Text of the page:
So now I’m leaving the apartment to go to open mics and shows and she’s sitting at home and every time I leave is very confused and sad. And it was hard navigating that separation anxiety when things started opening up after quarantine. And we had a lot of friends who adopted during the pandemic and they had pups who had such severe separation anxiety that they would leave the apartment and the dog would just go crazy and tear up things and was just so anxious without them there. Some comics, if they have a small dog, would come and tote them around in little bags wherever they would go, but our dog is 45 pounds. So we were like, “Man, it would be so cool if there was a space where comics and audience members and all these people could reconnect after quarantine ... but still be able to bring our dogs with us.”
As far as the performers at your shows, you try to focus on underrepresented people, right?
Yeah, so the mission of Must Love Dogs and Comedy is to support animal rescue and to create space for underrepresented performers, so we have the intention of booking lineups that showcase a wide variety of identities and talents, so we really focus on creating space for individuals in the Manhattan comedy scene who might not have as much access or equitable performance time as their peers. We have a lot of individuals who will perform in the shows of varying identities and varying talents too, so it’s not always just standup. It might be musical comedy, character comedy, storytelling.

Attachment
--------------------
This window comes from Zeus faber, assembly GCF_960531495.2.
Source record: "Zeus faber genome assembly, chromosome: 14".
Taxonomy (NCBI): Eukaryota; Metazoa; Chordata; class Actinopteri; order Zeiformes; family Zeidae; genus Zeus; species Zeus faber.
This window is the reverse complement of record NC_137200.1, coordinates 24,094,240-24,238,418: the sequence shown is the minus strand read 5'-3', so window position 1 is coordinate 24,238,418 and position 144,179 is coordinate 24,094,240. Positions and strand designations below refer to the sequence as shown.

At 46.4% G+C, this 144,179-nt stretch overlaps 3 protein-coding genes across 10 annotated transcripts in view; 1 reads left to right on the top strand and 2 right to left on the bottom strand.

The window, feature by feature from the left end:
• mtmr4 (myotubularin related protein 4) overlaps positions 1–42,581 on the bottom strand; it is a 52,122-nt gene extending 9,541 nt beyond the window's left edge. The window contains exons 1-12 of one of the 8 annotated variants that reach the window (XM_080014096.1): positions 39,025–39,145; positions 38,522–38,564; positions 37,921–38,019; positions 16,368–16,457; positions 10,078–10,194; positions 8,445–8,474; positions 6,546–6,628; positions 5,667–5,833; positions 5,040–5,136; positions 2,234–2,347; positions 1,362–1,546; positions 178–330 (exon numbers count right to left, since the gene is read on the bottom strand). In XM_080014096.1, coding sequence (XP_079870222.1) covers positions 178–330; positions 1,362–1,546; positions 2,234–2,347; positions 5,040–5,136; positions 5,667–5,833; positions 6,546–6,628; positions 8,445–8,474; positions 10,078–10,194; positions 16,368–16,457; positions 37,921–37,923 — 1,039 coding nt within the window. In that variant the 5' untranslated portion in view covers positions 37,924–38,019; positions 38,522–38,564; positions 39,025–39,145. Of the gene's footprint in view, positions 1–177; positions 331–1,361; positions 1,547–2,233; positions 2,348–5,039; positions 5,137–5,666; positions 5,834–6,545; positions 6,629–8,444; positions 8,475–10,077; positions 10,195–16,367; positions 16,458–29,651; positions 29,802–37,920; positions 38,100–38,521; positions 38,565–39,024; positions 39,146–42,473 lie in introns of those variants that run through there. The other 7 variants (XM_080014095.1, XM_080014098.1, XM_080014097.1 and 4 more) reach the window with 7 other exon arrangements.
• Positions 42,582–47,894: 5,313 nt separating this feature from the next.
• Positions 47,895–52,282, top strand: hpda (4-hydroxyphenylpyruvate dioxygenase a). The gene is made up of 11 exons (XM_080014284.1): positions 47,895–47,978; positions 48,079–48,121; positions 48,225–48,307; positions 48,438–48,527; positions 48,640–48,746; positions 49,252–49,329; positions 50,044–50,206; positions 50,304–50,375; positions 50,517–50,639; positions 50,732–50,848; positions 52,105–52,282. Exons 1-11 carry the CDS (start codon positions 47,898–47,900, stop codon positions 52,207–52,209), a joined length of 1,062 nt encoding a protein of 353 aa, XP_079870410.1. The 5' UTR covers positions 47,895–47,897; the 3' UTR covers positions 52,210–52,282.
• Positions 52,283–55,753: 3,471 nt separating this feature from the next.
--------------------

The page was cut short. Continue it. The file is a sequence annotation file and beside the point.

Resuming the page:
What are some funny stories or mishaps from your shows?
Mishaps are constant with doggy bathroom accidents. We’re always cleaning some pee and some poop at the shows. [Laughs] The other week we had a dog poop literally right in front of a performer during his set. It was very, very funny. We have a clip of it on our Instagram page. But the comedian was like, in a joking way, “How dare you poop during my set? This is art.” He was like, “Hey, can anybody give me a bag?” And none of the audience members moved very quickly. And he was like, “None of you have a bag? What kind of pup parents are you?” Another time a comedian was singing an original song that they wrote about being high at a museum and they sang a note and then there was a brief pause before their next note. And so they sang it and then during the pause, a dog howled as if they were singing along with it. It was perfect timing.
What is some memorable feedback you’ve received?
Somebody put on their Instagram story, “If you haven’t been to Must Love Dogs and Comedy, you have to go. It’s like a therapy session because there’s the laughter from the comedians, there’s laughter from the dogs running around.” In one of the press that we’ve received in the last year or so, they called us “The happiest place in New York City.” And then on the comedian side, a comment that we get is how professionally put together the show is. And that’s really important for my partner Nick and I. We put a lot of intentionality behind putting together the show because we want the audience members to have a good time, the dogs to have a good time, but the comedians to have a good time too.